You’ve received an offer for your house and you’re now wondering whether you need to instruct a Solicitor
The simple answer? You do not need a Solicitor to sell your house and you could choose to do it yourself (some refer to this as “DIY conveyancing”). At a time when costs are increasing, it’s understandable you might be looking to do it yourself to save on costs.
The first thing you should be aware of, however, is that many law firms decline to act where parties are unrepresented. In addition, many mortgage lenders will insist that the seller of a property are legally represented and if the property is leasehold, some freeholders may also insist that you appoint legal representation.
There are many aspects to conveyancing and if you choose to do it yourself, you should consider the many responsibilities (legal and otherwise) to doing it yourself.
So what is the alternative?
Rather than instructing a Solicitor, you could choose to instruct a Licensed Conveyancer.
A Licensed Conveyancer is a qualified property professional specialising in the legal aspects of conveyancing regulated by the Council for Licensed Conveyancers (CLC). Licensed Conveyancers can also work in firms that are regulated by the Solicitors Regulation Authority (SRA).
What Does a Solicitor/Licensed Conveyancer actually do?
The Solicitor’s /Licensed Conveyancer’s role is summarised as follows:
- Obtaining the legal title to the property from the Land Registry and drafting the Contract
- If the property is leasehold, obtaining the additional documentation required such as Leasehold Information packs.
- Obtaining redemption figures for any mortgages that may be registered against the property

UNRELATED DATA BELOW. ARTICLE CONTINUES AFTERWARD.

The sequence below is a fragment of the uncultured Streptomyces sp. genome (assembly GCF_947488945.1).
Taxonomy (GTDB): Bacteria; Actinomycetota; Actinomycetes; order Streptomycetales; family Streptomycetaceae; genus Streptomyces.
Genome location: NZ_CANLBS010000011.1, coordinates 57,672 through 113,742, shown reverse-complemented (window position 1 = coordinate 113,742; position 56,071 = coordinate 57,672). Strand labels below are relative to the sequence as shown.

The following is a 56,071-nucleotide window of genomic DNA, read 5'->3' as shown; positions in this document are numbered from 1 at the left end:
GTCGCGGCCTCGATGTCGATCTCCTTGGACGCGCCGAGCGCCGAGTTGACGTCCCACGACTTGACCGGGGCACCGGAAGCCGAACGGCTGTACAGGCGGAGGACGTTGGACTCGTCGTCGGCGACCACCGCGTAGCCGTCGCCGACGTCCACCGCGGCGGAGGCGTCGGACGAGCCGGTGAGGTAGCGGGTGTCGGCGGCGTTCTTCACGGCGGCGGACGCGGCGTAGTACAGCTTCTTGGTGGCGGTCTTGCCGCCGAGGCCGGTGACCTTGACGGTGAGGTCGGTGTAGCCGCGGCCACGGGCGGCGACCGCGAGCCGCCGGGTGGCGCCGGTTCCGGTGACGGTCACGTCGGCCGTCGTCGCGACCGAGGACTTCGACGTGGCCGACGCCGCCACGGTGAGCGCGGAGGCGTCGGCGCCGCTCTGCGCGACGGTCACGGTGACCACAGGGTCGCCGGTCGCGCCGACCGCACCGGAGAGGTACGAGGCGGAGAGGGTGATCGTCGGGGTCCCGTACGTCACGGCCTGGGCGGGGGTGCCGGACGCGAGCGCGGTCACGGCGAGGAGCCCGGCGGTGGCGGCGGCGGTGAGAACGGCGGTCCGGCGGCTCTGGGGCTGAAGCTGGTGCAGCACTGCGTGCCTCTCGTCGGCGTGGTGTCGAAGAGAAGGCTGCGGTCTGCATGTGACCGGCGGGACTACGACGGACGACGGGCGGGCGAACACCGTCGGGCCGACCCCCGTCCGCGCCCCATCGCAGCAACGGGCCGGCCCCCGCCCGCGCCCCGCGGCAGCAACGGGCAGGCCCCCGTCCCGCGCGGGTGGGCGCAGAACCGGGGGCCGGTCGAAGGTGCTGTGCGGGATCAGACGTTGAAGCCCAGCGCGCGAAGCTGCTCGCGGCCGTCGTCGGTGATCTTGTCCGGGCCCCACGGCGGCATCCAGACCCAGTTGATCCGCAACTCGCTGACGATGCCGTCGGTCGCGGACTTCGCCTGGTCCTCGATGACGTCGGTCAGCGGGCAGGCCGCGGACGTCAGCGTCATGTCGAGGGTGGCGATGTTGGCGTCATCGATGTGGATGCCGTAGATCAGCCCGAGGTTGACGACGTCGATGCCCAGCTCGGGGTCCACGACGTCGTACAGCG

- Deal with the enquiries raised by the Buyer’s Solicitors
- Approving the Transfer Deed which is usually drafted by the Buyer’s Solicitors
- Preparing completion statements to include your mortgage redemption and any other additional costs such as indemnity insurance policies and in the case of leasehold property, dealing with service charge and /or ground rent apportionments
- Liaising with all parties in relation to completion dates
- On completion, deal with the sale proceeds, redeem the mortgage(s), pay the estate agent’s fees and transferring the sale proceeds to you
However, be aware that the above is not exhaustive and that complications can arise in any conveyancing matter. Such an instance is where there might be a restriction registered against the property’s Register of Title. There are many reasons why a restriction might be registered and these usually prevent a transfer from being registered at the Land Registry unless evidence is provided to the Land Registry to show compliance with the restriction. Solicitors acting for Buyers are likely to refuse to exchange Contracts and complete the matter unless they are satisfied that the restriction on the Register can be dealt with. This is, however, only a very limited example of the complications that can arise.
As you can see, technically may need a Solicitor or a Licensed Conveyancer to sell a house, if your lender consents to that (which is unlikely). There is a lot of legal work required and you run the risk of a buyer being unable to proceed because you are unrepresented. You might even find that the whole process becomes too complicated and you end up appointing legal representation half way through the transaction which may cause a delay whilst your chosen legal adviser gets up to speed.
It is, therefore, highly recommended that you appoint a Solicitor or a Licensed Conveyancer at the outset to ensure that your sale progresses as smoothly as possible.